“Here it is,” she said.

“Here is what?”

“This is where I live. You can park on the side of the road.”

“You mean, I thought that you lived, … this was only a minute...”

“That's why I walk as a rule, but thanks for the ride anyways Lolke, this is where I live with my parents. My dad runs a barber shop here and I work part time for him.” She took his arm.

“Let's go in for a cop of coffee.”

Disappointed by the short drive and almost intimidated by her directness he followed her as a hog to the butchery. Seated in a soft armchair, likely the barber's, the drubbing continued, she just kept playing a cruel game on him. What was she up to?

“What do you want first Lolke, neck or coffee?” she asked.

Lolke felt humiliated and angry. What did he do that made her act so rude at him? Better get out of here. He stood up, heading for the door. “Guess it was a mistake... I'm sorry.” However, Agnes was faster than him, blocking him and – locking the door.

“Lolke sit down,” she said, “I am angry at you, I am very angry at you, you know why?

No idea at all why I am furious at you? I tell you why. I seen you in church of and on, and thought what a nice young man. I even was glad that you weren't after the girls that much.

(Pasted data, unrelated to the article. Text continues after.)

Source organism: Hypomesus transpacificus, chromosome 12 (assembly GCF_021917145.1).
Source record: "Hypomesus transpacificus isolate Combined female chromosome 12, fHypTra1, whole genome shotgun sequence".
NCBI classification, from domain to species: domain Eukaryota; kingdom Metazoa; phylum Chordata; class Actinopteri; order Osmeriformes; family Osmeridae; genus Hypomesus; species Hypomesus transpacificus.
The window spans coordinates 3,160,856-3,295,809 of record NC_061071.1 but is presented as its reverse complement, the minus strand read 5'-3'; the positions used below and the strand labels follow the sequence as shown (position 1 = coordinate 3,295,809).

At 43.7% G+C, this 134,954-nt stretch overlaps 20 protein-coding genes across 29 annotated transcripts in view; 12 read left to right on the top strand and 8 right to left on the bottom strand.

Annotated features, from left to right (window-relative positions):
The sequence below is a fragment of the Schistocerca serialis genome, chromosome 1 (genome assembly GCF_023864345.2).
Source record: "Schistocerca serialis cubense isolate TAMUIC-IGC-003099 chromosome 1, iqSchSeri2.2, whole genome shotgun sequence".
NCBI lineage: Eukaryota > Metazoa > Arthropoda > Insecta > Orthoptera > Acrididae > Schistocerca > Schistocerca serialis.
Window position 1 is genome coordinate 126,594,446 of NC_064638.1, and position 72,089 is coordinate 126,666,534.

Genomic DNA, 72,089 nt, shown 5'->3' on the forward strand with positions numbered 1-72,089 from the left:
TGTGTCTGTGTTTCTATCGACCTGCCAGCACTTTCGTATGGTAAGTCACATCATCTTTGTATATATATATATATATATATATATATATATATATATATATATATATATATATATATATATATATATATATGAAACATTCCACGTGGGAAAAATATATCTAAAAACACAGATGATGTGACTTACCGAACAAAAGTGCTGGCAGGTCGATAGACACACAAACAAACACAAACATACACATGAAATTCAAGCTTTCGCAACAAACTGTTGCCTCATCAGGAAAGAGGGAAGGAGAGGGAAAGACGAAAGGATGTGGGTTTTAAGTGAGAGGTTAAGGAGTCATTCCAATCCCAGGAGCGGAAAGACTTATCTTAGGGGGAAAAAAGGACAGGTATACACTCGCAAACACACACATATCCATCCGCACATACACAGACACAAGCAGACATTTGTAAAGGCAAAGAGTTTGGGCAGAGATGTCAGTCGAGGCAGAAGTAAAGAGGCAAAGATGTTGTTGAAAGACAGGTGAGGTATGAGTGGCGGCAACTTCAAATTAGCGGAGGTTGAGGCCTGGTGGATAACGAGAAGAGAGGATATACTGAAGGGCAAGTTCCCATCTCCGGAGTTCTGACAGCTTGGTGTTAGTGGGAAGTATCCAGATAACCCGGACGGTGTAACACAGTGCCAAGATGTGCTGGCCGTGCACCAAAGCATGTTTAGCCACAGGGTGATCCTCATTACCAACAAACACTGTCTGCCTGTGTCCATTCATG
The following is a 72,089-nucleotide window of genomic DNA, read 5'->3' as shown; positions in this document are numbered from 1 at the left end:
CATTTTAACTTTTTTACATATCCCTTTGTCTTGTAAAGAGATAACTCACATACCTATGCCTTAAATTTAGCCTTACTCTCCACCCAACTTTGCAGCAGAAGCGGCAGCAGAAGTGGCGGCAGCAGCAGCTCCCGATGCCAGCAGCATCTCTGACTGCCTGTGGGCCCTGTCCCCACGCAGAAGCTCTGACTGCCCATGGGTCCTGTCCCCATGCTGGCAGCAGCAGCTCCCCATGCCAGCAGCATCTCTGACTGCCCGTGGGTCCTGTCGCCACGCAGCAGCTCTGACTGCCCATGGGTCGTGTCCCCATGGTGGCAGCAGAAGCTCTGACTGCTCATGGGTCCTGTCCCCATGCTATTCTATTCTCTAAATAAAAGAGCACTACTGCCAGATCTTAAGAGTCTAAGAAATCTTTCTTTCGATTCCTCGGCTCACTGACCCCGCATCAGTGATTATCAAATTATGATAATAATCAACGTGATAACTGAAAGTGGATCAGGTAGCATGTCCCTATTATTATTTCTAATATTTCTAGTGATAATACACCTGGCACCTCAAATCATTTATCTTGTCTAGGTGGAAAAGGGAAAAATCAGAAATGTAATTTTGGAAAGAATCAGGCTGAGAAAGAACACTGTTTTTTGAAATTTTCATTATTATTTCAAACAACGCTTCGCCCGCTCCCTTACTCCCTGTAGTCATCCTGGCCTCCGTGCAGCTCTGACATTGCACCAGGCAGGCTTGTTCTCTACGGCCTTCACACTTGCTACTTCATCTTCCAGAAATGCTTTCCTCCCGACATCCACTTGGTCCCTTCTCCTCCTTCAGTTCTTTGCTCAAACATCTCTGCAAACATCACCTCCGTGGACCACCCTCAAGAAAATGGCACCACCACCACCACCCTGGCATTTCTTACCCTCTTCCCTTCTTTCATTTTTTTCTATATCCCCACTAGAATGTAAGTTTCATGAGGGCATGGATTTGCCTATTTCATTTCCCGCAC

Why than did you screw that poor girl in your hometown and than acted as if nothing happened. Just disappeared. Big man. What will your little daughter think of a father like that? The great Canadian stud?”

Lolke - “My legs felt as if they were filled with concrete, I could barely breath. I heard her voice as if from a far distance and a thought ran trough my mind, that woman is crazy, but then she switched into her normal voice saying that Helen had become pregnant shortly after I had left for Canada. Of course I remembered our time in the hay field, but I never heard from Helen, while I thought she had my address.

Agnes informed me that the address on the postcard Gert had written and posted was an address in Manitoba. How could it have been from Calgary, as we were only on the way to that city. Agnes cried 'Why didn't you write her after you were settled then, dumb-head?'

She was the first one I told that I wasn't able to write and could barely read.”

Agnes - “He was white in his face when I told him that he had a darling little daughter and then he cried 'God, I worked so hard for her.' meaning Helen, I think, and after a quiet spell he asked what name Helen had given his daughter and when I told him that her name was Johanna, he really cried, and then I felt a little sorry for him.

Did you really not know? I asked.

'Nobody told me,' he said. The coffee had perked long enough I thought, and poured.”

“I said that he owed Helen an explanatory letter and that I was willing to write it for him, and since we did not know her address Lolke suggested to send it to his parents.

I informed Helen in that letter that Lolke was alive and well and that he had a girlfriend in Calgary whom he intended to marry.

We had not decided on anything but I had, and trusted my Lolke would have no objection about our decision, and as 'his eyes were tired' he did not read the letter.”

Lolke's parents, after reading the letter decided to burn it, since they didn't want anything to do with a harlot from the Grifformeerde church, not her parents nor her offspring.

More next time.